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Hermann Broch: Der Tod des Vergil (The Death of Virgil)

This is an amazing but, let it be said, very difficult novel. The whole novel consists of the dying Virgil discussing his life work with himself. The novel is divided into four parts, named for the four elements. In the first part, called Water and subtitled The Arrival, the dying poet is returning by ship to Italy and he is disgusted at the crowd’s wildly enthusiastic reception for the Emperor and decides to destroy his Aeneid. The second part, Fire, shows the poet in a fevered state during his final night and the images that come back from the past. Earth, the third part, has Virgil, the man, arguing against the Emperor, representative of the state, that he has a right to destroy his own work. The final section is called Ether and brings us the death of the poet.

This is not a book that rests on its plot. It is a major mystical work and concerned with many of the issues important to Broch, including the role of the individual against the role of the state, the role of the artist and the nature of art, the change between one value system and another (in this case this disintegration of the Roman Empire and its replacement by the Christian world), the nature of creation and the role of man. It has been compared to Ulysses because it concerns one day in the life of a man, while illuminating his whole life, and using interior monologue to do so but in most respects it is very different as Broch is intent on using the dying Virgil to outline his mystical philosophy and is not afraid to use Virgil’s own techniques to do so. Moreover, Broch is far more concerned with political and individual freedom than Joyce is in Ulysses. This will never be hailed as one of the great novels of the century – it is too inaccessible for that – but it still stands as a great work of art and a testament to a man who was to die six years after its publication.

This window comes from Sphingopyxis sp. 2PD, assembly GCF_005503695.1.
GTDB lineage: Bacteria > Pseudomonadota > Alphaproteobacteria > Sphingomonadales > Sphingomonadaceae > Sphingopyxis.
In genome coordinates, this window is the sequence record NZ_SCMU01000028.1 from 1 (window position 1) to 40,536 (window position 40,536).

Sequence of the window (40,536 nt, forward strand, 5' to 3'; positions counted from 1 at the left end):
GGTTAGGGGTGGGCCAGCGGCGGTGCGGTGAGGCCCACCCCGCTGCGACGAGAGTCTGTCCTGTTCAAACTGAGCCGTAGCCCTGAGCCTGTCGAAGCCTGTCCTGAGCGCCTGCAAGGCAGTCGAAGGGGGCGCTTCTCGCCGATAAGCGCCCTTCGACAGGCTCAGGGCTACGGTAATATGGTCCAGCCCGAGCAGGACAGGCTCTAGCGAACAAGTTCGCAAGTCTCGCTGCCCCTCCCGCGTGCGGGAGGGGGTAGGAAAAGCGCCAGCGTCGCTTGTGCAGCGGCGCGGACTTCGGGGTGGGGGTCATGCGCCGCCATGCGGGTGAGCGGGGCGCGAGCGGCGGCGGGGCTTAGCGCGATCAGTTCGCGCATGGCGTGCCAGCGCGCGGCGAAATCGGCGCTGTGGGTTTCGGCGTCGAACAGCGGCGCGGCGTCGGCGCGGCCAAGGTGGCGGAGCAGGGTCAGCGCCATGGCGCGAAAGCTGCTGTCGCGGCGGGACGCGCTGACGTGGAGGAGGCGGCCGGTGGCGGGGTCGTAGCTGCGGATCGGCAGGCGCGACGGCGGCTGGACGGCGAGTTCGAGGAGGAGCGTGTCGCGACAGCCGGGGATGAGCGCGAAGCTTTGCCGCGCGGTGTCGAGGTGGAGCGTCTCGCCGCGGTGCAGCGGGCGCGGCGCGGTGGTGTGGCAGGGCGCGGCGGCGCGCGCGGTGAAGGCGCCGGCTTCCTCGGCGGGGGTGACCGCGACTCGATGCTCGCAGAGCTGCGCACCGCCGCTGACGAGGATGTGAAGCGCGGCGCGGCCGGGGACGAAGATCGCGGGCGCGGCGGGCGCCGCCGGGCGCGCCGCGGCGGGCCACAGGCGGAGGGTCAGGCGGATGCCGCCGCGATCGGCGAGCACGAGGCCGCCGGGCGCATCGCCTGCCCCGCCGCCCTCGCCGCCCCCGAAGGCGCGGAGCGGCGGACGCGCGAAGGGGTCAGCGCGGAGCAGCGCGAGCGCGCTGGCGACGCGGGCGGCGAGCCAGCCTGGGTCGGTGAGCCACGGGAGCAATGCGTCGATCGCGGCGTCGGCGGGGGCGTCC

Publishing history

First published in German 1945 by Pantheon
First English translation 1945 Pantheon
Translated by Jean Starr Untermeyer